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Fake News
May 2020
Gerhard Schroeder

April 2020 – we are all living under the apparent spell of C19, better known as kungflu, or the Wuhan virus pandemic. And quite a bit of fake news that goes with it all. At least in Arizona we are still allowed to leave town, to escape into the woods. Just to get a change in scenery, Mary strongly suggested we go camping. Simple stuff, just pack food for two days, and beddings to sleep in the back of the 4Runner. Well, happy wife – happy life. I converted the Toyota, packed water and stove. And of course also firearm and ammo.

About midday we arrived what at one time was deer camp for Steve, Ron and me. Nobody else around for miles. Mary simply is a hyper-miler hiker, and soon took off to do her ten miles. I opted for lazy, plinked around with my suppressed 300 Whisper – oops, Blackout. Brought along some gun and hunting magazines and read some of those. Even prepared for a campfire. Yep, that was before things warmed up Arizona style, which then ushers in all those restrictions.

That evening I did sneak away from camp with the Ruger American over my shoulder, but no ‘targets of opportunity’ showed up. The day wound down with quiet time at the campfire and a little star gazing.

The next morning I woke up a little later than I wanted. So I hurried to get my gear and again left camp, to the north this time. About a half mile away I began looking for the ‘right’ juniper tree. And quickly found one where I could stand and hide, yet have plenty of view. It appeared to be a perfect morning, next to no wind, and temperatures barely above freezing. There was a little ice on the dishes from the evening before. Soon fake news echoed over the prairie. Fake news of a rabbit struggling in agony, slowly dying. Fake news for something like a fox, coyote or bobcat of an easy meal.

Having done this fake news thing way before somebody came up with the label, the experiences ranged from a coyote bolting onto the scene while still blowing the first squealing sequence, to nothing showing up at all. Mostly the latter. Doesn’t matter. With the squealing the anticipation grows. The first sun rays hit my tree when I was into the second fake news paragraph. Then it got loud. About ten ravens found my noises too interesting. Some landed in a nearby tree, some circled me. Know that this bunch isn’t stupid. Soon they realized that the squeals are fake, and they flew on.

I continued with my broadcasting. With every new attempt the anticipation decreased. Mental games kick in: another failed attempt to fake out a yote? How much longer should I stay here? Would I have had more action if I had headed south from camp? Etc., etc.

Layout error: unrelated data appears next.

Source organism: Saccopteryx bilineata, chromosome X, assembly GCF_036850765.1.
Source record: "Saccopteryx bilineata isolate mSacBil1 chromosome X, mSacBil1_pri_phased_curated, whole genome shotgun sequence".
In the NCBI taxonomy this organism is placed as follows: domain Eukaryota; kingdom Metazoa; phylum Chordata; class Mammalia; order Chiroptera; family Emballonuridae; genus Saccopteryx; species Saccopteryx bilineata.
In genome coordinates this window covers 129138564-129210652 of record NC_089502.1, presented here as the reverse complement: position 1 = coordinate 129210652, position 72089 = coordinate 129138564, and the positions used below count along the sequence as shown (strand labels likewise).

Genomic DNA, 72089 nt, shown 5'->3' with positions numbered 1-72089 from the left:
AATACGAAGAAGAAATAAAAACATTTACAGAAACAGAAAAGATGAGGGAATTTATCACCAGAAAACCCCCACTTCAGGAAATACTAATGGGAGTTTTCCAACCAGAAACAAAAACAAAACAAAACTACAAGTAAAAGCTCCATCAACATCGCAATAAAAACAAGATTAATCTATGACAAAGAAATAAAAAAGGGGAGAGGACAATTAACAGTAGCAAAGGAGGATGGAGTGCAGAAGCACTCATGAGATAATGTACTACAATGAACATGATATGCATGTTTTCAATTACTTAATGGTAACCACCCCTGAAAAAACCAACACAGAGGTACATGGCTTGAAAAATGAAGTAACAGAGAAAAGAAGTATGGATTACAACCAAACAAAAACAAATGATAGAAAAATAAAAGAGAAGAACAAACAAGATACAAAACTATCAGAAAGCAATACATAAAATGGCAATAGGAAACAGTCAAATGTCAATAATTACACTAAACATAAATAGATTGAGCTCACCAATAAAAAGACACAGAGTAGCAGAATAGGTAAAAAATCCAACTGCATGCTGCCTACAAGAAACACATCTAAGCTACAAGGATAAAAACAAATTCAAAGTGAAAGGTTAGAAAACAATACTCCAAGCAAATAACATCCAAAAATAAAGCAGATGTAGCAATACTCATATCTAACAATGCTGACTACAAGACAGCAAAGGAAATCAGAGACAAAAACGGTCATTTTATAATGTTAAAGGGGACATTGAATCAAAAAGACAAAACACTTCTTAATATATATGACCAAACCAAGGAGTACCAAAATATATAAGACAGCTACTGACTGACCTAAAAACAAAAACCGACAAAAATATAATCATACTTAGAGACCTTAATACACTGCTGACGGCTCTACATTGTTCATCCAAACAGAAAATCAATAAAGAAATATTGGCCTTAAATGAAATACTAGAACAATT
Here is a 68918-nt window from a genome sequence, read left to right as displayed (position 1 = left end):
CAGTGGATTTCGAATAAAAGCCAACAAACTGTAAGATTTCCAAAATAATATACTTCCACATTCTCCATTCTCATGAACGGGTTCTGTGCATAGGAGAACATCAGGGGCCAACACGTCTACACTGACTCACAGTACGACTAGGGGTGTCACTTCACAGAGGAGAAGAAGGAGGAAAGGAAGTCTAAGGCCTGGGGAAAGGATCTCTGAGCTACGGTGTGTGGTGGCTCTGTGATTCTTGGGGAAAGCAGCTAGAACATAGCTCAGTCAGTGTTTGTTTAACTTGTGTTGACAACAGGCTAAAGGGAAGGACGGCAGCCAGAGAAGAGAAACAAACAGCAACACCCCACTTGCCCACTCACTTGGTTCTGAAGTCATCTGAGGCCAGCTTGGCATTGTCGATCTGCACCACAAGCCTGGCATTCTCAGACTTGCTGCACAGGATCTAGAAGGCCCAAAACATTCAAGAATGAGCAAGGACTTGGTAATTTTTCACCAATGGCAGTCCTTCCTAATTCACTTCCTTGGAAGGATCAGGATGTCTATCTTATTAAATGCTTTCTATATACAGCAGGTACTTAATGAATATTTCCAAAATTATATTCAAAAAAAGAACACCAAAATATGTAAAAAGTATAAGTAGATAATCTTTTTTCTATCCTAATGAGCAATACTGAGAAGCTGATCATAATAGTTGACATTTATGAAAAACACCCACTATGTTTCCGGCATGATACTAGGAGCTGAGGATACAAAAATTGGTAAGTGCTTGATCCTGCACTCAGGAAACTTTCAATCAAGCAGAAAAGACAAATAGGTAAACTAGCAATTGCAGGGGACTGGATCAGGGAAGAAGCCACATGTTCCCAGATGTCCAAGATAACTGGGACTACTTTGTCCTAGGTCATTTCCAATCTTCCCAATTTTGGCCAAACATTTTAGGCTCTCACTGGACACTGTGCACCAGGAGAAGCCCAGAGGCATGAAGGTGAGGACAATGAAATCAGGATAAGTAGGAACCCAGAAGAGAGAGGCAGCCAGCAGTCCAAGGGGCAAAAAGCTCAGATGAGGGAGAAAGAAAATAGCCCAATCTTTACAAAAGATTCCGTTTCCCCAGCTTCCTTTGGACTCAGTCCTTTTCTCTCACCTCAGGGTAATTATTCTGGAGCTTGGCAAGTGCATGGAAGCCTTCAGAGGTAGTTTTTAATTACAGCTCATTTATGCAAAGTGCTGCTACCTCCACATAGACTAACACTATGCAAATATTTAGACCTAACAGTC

Not sure what version of self-pity I was on when he showed up! The sun made that coyote stick out like a light, even though he was what looked like quite far away. And he just froze there. So, slowly the call came back to my lips, and the fake rabbit struggled in severe agony again. Except this yote was not impressed. He remained frozen, out there.

Now what?? Try calling one more time? If he turned and loped he’d be gone in under a second. Somehow my brother’s words popped into my mind: “Not shooting is also a miss!” I opted to slowly bring the Ruger to my shoulder. At least I did have the scope all way down, in this case 4.5X. As always, the heavy suppressor required definite lifting. But once the crosshairs were on target, they remained there better. When they settled at about the back of that dog I squeezed.


 
Fake News
The SigSauer belched, the supersonic Hornady hissed for what felt like a long time. And then terminated into a solid whack – Kugelschlag! The coyote collapsed in the back, then slowly fell over sideways in the front. Down! And now he was just as frozen as when he was standing moments before. I cycled the bolt, called some more. Occasionally one can fool a second critter even after a shot.

Not this time. Besides, I can’t deny that I really wanted to know just how far out there the yote had met my 110 grain Vmax, fueled by a max load of LilGun. So I carefully left my hiding spot. Nothing behind me. Couldn’t find the empty, either. I began my walk, counting the steps. After 276 I was at the dead coyote.

It made my day. Only problem was that I had no camera on me.

Of course I had no more objections when Mary wanted to go camping again the next week. And the week after that. You betcha each time I had the Ruger along, and the camera. I needed another coyote for this story. Guess what, they did not see it that way. But then Dan said he sort of really could use a story for the next newsletter.

Meaning, this is all you gonna get, this time. Or, if the publisher were to add some picture of a dead critter, it could be fake news.

© Honeywell Sportsman Club. All rights reserved.

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